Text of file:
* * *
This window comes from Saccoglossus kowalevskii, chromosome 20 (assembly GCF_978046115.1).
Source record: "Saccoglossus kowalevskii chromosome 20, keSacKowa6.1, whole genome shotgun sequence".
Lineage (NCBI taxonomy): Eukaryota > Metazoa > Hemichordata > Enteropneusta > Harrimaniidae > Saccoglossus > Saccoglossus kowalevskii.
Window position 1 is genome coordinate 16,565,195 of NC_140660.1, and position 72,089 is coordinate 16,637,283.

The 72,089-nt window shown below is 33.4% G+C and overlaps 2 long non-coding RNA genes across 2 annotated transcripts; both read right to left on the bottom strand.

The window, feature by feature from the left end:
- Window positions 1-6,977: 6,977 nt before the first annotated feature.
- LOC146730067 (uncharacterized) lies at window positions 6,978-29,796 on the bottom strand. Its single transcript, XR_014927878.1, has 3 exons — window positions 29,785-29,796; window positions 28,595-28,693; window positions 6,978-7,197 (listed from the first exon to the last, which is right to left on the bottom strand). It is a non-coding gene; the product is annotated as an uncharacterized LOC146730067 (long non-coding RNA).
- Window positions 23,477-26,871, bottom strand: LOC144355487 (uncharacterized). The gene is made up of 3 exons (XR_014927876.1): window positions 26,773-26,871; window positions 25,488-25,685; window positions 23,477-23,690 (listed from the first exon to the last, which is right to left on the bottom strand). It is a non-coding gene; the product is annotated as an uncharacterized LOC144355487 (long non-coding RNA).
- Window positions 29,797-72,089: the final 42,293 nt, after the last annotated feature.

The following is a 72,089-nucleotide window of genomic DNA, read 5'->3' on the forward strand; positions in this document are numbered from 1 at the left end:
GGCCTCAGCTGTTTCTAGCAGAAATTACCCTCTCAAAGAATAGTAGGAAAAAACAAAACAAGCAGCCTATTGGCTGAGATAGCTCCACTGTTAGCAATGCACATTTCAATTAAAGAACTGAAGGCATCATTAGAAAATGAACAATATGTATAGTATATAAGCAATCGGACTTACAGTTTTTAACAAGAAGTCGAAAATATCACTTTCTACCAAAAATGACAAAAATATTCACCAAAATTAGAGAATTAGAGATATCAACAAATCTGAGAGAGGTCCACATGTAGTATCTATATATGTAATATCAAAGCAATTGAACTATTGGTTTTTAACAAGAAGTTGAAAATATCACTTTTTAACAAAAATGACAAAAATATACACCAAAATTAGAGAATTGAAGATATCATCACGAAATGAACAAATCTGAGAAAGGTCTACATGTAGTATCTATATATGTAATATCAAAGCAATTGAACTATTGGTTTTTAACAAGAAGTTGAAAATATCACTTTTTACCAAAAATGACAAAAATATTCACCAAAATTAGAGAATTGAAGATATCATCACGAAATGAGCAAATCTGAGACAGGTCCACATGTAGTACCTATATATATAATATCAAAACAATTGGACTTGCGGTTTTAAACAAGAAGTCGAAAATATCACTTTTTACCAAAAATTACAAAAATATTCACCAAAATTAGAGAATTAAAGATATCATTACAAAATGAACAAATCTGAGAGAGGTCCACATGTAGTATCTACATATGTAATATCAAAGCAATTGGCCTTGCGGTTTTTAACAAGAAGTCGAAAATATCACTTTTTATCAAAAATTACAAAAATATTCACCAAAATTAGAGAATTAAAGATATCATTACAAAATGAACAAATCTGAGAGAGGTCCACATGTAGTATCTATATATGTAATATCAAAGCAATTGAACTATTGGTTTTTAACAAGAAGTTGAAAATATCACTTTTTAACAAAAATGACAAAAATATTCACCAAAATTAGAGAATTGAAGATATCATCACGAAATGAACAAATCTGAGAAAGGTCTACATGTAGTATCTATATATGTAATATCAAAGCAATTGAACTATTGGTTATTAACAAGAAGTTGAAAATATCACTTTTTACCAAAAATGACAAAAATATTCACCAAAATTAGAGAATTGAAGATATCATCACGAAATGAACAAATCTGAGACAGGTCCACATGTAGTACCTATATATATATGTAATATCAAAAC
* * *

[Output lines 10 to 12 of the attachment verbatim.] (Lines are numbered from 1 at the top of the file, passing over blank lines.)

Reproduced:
- Window positions 29,797-72,089: the final 42,293 nt, after the last annotated feature.

The following is a 72,089-nucleotide window of genomic DNA, read 5'->3' on the forward strand; positions in this document are numbered from 1 at the left end:
GGCCTCAGCTGTTTCTAGCAGAAATTACCCTCTCAAAGAATAGTAGGAAAAAACAAAACAAGCAGCCTATTGGCTGAGATAGCTCCACTGTTAGCAATGCACATTTCAATTAAAGAACTGAAGGCATCATTAGAAAATGAACAATATGTATAGTATATAAGCAATCGGACTTACAGTTTTTAACAAGAAGTCGAAAATATCACTTTCTACCAAAAATGACAAAAATATTCACCAAAATTAGAGAATTAGAGATATCAACAAATCTGAGAGAGGTCCACATGTAGTATCTATATATGTAATATCAAAGCAATTGAACTATTGGTTTTTAACAAGAAGTTGAAAATATCACTTTTTAACAAAAATGACAAAAATATACACCAAAATTAGAGAATTGAAGATATCATCACGAAATGAACAAATCTGAGAAAGGTCTACATGTAGTATCTATATATGTAATATCAAAGCAATTGAACTATTGGTTTTTAACAAGAAGTTGAAAATATCACTTTTTACCAAAAATGACAAAAATATTCACCAAAATTAGAGAATTGAAGATATCATCACGAAATGAGCAAATCTGAGACAGGTCCACATGTAGTACCTATATATATAATATCAAAACAATTGGACTTGCGGTTTTAAACAAGAAGTCGAAAATATCACTTTTTACCAAAAATTACAAAAATATTCACCAAAATTAGAGAATTAAAGATATCATTACAAAATGAACAAATCTGAGAGAGGTCCACATGTAGTATCTACATATGTAATATCAAAGCAATTGGCCTTGCGGTTTTTAACAAGAAGTCGAAAATATCACTTTTTATCAAAAATTACAAAAATATTCACCAAAATTAGAGAATTAAAGATATCATTACAAAATGAACAAATCTGAGAGAGGTCCACATGTAGTATCTATATATGTAATATCAAAGCAATTGAACTATTGGTTTTTAACAAGAAGTTGAAAATATCACTTTTTAACAAAAATGACAAAAATATTCACCAAAATTAGAGAATTGAAGATATCATCACGAAATGAACAAATCTGAGAAAGGTCTACATGTAGTATCTATATATGTAATATCAAAGCAATTGAACTATTGGTTATTAACAAGAAGTTGAAAATATCACTTTTTACCAAAAATGACAAAAATATTCACCAAAATTAGAGAATTGAAGATATCATCACGAAATGAACAAATCTGAGACAGGTCCACATGTAGTACCTATATATATATGTAATATCAAAAC